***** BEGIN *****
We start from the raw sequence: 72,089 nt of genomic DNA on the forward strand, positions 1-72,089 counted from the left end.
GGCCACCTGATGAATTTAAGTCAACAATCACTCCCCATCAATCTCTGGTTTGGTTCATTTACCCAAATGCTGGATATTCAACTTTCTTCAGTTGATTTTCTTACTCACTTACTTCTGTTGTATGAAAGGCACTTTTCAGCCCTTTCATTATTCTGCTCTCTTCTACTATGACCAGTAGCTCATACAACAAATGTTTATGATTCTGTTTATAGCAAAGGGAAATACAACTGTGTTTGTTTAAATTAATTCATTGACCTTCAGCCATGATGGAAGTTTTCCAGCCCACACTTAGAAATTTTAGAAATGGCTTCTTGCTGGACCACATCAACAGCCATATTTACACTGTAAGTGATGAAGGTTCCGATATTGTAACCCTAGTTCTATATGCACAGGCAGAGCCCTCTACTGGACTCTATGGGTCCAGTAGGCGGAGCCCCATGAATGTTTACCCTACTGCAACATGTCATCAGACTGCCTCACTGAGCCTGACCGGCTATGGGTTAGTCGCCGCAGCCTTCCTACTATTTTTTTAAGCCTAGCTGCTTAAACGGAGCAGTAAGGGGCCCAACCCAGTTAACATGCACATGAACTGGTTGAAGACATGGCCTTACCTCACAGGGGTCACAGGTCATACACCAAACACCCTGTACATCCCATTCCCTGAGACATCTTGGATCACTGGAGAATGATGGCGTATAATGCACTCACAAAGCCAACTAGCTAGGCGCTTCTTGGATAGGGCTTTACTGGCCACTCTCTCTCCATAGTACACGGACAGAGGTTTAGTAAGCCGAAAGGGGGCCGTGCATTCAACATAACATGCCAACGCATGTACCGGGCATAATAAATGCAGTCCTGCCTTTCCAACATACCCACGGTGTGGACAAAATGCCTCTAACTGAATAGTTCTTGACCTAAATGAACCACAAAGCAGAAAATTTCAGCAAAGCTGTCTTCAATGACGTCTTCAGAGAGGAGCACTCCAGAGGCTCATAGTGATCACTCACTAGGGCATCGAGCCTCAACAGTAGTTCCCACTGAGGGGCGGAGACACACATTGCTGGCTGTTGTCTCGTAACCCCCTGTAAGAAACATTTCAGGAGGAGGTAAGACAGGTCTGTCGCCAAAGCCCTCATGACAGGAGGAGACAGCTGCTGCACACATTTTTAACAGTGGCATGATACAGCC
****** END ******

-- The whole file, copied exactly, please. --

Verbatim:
We start from the raw sequence: 72,089 nt of genomic DNA on the forward strand, positions 1-72,089 counted from the left end.
GGCCACCTGATGAATTTAAGTCAACAATCACTCCCCATCAATCTCTGGTTTGGTTCATTTACCCAAATGCTGGATATTCAACTTTCTTCAGTTGATTTTCTTACTCACTTACTTCTGTTGTATGAAAGGCACTTTTCAGCCCTTTCATTATTCTGCTCTCTTCTACTATGACCAGTAGCTCATACAACAAATGTTTATGATTCTGTTTATAGCAAAGGGAAATACAACTGTGTTTGTTTAAATTAATTCATTGACCTTCAGCCATGATGGAAGTTTTCCAGCCCACACTTAGAAATTTTAGAAATGGCTTCTTGCTGGACCACATCAACAGCCATATTTACACTGTAAGTGATGAAGGTTCCGATATTGTAACCCTAGTTCTATATGCACAGGCAGAGCCCTCTACTGGACTCTATGGGTCCAGTAGGCGGAGCCCCATGAATGTTTACCCTACTGCAACATGTCATCAGACTGCCTCACTGAGCCTGACCGGCTATGGGTTAGTCGCCGCAGCCTTCCTACTATTTTTTTAAGCCTAGCTGCTTAAACGGAGCAGTAAGGGGCCCAACCCAGTTAACATGCACATGAACTGGTTGAAGACATGGCCTTACCTCACAGGGGTCACAGGTCATACACCAAACACCCTGTACATCCCATTCCCTGAGACATCTTGGATCACTGGAGAATGATGGCGTATAATGCACTCACAAAGCCAACTAGCTAGGCGCTTCTTGGATAGGGCTTTACTGGCCACTCTCTCTCCATAGTACACGGACAGAGGTTTAGTAAGCCGAAAGGGGGCCGTGCATTCAACATAACATGCCAACGCATGTACCGGGCATAATAAATGCAGTCCTGCCTTTCCAACATACCCACGGTGTGGACAAAATGCCTCTAACTGAATAGTTCTTGACCTAAATGAACCACAAAGCAGAAAATTTCAGCAAAGCTGTCTTCAATGACGTCTTCAGAGAGGAGCACTCCAGAGGCTCATAGTGATCACTCACTAGGGCATCGAGCCTCAACAGTAGTTCCCACTGAGGGGCGGAGACACACATTGCTGGCTGTTGTCTCGTAACCCCCTGTAAGAAACATTTCAGGAGGAGGTAAGACAGGTCTGTCGCCAAAGCCCTCATGACAGGAGGAGACAGCTGCTGCACACATTTTTAACAGTGGCATGATACAGCC